It was really important to me to find the character in myself. And that was something [director] Ivo [van Hove] was really keen on, because I’m obviously not the classic casting—physically, and just generally. I think [John Proctor] is a very conflicted person, and a flawed person in a way that we all are, but fundamentally really good. And I love that. I think sometimes he’s played more like this big hero, and he’s an ordinary guy who has done what he thinks is quite a small thing: he slept with the maid once and it horrified him that he did it. He’s poured his heart out to his wife, he’s trying to make her happy, he thinks it’s done and dusted. And then this small incident is the seed of what becomes this horrific witch hunt which destroys an entire community. So our work with Ivo was to make that the journey from something domestic, private, petty, even—as he said, the single error of his life, he’s never done anything else wrong ever, he’s a good Christian man—to something where suddenly he’s at the center of a whole larger problem.

Do you consider him an antihero?
I don’t really like those terms, but I suppose he falls more into that than into the hero. But maybe by the end he’s sort of become a hero again, somehow. I think maybe there’s no such thing as heroes; there are heroic actions. And his action at the end is kind of heroic; or a noble thing. “I’m not going to let you do this. I will die.” Because otherwise, he’s propping up all the madness, the whole fraud of the thing. He has to die for the truth and for humanity, in a way.

John Proctor is stereotypically played as physically larger, a more hulking presence. You lend him a sense of vulnerability. You mentioned not being “classic casting”: how do you feel about that? Do you think the theater world is opening up to more diverse depictions of canonic roles?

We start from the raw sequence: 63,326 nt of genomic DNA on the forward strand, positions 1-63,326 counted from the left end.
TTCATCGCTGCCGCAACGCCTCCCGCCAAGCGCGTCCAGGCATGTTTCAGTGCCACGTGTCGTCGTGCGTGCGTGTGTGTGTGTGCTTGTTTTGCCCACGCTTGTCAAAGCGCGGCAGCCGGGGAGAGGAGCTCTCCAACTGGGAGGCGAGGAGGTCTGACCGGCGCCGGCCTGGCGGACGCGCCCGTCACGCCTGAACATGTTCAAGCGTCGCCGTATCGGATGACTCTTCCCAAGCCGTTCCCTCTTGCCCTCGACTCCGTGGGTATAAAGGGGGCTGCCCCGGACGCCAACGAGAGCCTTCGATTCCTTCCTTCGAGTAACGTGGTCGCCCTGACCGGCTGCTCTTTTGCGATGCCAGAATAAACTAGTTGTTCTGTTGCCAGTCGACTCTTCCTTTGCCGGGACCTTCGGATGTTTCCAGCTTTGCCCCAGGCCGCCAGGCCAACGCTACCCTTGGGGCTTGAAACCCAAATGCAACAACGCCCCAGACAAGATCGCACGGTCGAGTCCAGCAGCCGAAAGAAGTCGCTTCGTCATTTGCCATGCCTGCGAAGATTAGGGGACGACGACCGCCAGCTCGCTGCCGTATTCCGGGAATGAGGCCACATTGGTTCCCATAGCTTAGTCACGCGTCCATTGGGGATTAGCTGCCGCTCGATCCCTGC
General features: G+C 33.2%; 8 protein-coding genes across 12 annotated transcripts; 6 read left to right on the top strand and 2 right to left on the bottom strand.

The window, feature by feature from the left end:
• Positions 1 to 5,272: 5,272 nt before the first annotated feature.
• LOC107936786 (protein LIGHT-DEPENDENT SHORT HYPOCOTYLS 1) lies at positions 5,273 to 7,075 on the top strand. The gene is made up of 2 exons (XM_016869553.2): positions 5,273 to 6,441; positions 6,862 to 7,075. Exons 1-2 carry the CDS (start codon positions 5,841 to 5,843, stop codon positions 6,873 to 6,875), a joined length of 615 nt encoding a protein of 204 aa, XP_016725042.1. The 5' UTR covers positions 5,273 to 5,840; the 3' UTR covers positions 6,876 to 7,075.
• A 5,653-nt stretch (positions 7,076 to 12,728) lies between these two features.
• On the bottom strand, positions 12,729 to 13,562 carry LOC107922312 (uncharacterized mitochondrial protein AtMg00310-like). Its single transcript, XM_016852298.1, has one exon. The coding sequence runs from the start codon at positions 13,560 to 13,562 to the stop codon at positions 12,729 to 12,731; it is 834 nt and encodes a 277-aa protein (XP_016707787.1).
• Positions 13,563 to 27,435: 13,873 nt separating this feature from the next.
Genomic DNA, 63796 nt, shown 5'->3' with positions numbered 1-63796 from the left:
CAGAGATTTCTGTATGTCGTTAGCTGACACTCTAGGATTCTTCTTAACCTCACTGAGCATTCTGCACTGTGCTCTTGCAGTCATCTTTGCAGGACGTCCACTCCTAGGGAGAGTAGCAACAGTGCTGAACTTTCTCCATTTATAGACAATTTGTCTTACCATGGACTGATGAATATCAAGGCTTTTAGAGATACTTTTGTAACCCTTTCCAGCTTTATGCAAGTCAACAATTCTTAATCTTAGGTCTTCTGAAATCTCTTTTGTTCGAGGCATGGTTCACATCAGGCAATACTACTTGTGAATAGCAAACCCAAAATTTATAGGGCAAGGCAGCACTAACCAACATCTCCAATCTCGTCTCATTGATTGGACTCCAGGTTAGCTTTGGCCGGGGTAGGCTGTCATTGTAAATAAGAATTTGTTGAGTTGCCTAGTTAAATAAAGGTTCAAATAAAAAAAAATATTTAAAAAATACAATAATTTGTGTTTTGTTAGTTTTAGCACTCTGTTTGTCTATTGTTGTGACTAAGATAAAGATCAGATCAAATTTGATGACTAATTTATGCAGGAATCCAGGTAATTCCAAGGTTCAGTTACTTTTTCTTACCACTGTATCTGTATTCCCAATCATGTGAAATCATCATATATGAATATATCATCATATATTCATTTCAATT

I hope so. I was talking to Sophie Okonedo [who plays John Proctor’s wife] about this. We were both saying how frightened we had been to approach the roles because we knew that neither of us was really classic casting. But then at a certain point we realized that’s why we wanted to do it, and why it’s interesting for us. Sometimes it can be wonderful to see an actor do something that they’re obviously well suited for. But also I find you go, as an audience member:”Well I kind of know in advance what that is.” Or, as an actor, you think, “I know this, I know what to do with this, I’ve done this before.” But the excitement and the frightening thing was to go, “I don’t know what to do with this, and I don’t know whether I can do it.” That’s much more interesting, really. And Sophie and I both agreed that it’s been really good for us both.

Given that, did you ever think you would be playing John Proctor on Broadway?
Weirdly, I have played this part before. I did play it at school when I was 15 in high school [in Bedfordshire, England]. But it was such a long time ago. But no, I didn’t think I’d ever do it. But then I never really think I’ll be doing anything. I’m always surprised by what comes my way, really.

So what was your 15 year-old John Proctor like?
I can’t really remember. I have no real recollection of it other than that I really loved the play. And I remember feeling like I really got it. In a way, it does speak to teenagers, this play, because it is about this system that is forcing people to conform to something. So somehow I remember it speaking to me quite strongly. I’m sure, though, there’s lots that I didn’t really understand about marriage and love and stuff like that, which becomes so central to how we interpret it.